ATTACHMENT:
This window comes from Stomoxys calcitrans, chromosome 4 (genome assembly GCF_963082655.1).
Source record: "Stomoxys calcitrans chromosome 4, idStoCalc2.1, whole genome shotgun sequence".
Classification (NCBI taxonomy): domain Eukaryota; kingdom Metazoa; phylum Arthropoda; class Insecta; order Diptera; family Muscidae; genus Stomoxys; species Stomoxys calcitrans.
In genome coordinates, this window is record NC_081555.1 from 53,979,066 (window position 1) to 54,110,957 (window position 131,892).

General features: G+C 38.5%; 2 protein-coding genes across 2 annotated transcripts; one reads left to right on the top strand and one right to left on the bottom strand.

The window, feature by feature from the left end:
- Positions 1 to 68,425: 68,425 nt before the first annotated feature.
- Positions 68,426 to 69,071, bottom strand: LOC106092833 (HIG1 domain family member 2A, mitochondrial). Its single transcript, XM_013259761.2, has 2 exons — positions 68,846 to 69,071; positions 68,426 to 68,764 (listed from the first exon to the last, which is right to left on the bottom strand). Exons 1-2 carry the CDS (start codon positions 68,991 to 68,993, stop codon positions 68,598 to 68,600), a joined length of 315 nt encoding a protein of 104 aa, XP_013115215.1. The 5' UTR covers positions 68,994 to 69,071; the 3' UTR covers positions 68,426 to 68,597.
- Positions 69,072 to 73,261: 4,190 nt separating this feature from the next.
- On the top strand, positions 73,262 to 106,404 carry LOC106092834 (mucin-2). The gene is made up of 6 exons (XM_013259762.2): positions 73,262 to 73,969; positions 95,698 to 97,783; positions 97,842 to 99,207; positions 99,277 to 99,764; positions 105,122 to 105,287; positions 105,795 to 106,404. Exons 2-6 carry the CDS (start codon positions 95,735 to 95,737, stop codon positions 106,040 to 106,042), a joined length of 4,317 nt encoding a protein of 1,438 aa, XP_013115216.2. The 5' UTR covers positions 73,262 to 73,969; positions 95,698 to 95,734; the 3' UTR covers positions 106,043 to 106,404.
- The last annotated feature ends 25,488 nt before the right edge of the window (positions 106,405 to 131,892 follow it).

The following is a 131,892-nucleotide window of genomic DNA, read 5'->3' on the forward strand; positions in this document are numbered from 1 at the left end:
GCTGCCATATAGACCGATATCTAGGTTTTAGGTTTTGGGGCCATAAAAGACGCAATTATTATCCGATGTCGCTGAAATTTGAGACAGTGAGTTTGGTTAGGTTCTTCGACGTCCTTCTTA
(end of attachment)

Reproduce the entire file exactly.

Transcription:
This window comes from Stomoxys calcitrans, chromosome 4 (genome assembly GCF_963082655.1).
Source record: "Stomoxys calcitrans chromosome 4, idStoCalc2.1, whole genome shotgun sequence".
Classification (NCBI taxonomy): domain Eukaryota; kingdom Metazoa; phylum Arthropoda; class Insecta; order Diptera; family Muscidae; genus Stomoxys; species Stomoxys calcitrans.
In genome coordinates, this window is record NC_081555.1 from 53,979,066 (window position 1) to 54,110,957 (window position 131,892).

General features: G+C 38.5%; 2 protein-coding genes across 2 annotated transcripts; one reads left to right on the top strand and one right to left on the bottom strand.

The window, feature by feature from the left end:
- Positions 1 to 68,425: 68,425 nt before the first annotated feature.
- Positions 68,426 to 69,071, bottom strand: LOC106092833 (HIG1 domain family member 2A, mitochondrial). Its single transcript, XM_013259761.2, has 2 exons — positions 68,846 to 69,071; positions 68,426 to 68,764 (listed from the first exon to the last, which is right to left on the bottom strand). Exons 1-2 carry the CDS (start codon positions 68,991 to 68,993, stop codon positions 68,598 to 68,600), a joined length of 315 nt encoding a protein of 104 aa, XP_013115215.1. The 5' UTR covers positions 68,994 to 69,071; the 3' UTR covers positions 68,426 to 68,597.
- Positions 69,072 to 73,261: 4,190 nt separating this feature from the next.
- On the top strand, positions 73,262 to 106,404 carry LOC106092834 (mucin-2). The gene is made up of 6 exons (XM_013259762.2): positions 73,262 to 73,969; positions 95,698 to 97,783; positions 97,842 to 99,207; positions 99,277 to 99,764; positions 105,122 to 105,287; positions 105,795 to 106,404. Exons 2-6 carry the CDS (start codon positions 95,735 to 95,737, stop codon positions 106,040 to 106,042), a joined length of 4,317 nt encoding a protein of 1,438 aa, XP_013115216.2. The 5' UTR covers positions 73,262 to 73,969; positions 95,698 to 95,734; the 3' UTR covers positions 106,043 to 106,404.
- The last annotated feature ends 25,488 nt before the right edge of the window (positions 106,405 to 131,892 follow it).

The following is a 131,892-nucleotide window of genomic DNA, read 5'->3' on the forward strand; positions in this document are numbered from 1 at the left end:
GCTGCCATATAGACCGATATCTAGGTTTTAGGTTTTGGGGCCATAAAAGACGCAATTATTATCCGATGTCGCTGAAATTTGAGACAGTGAGTTTGGTTAGGTTCTTCGACGTCCTTCTTA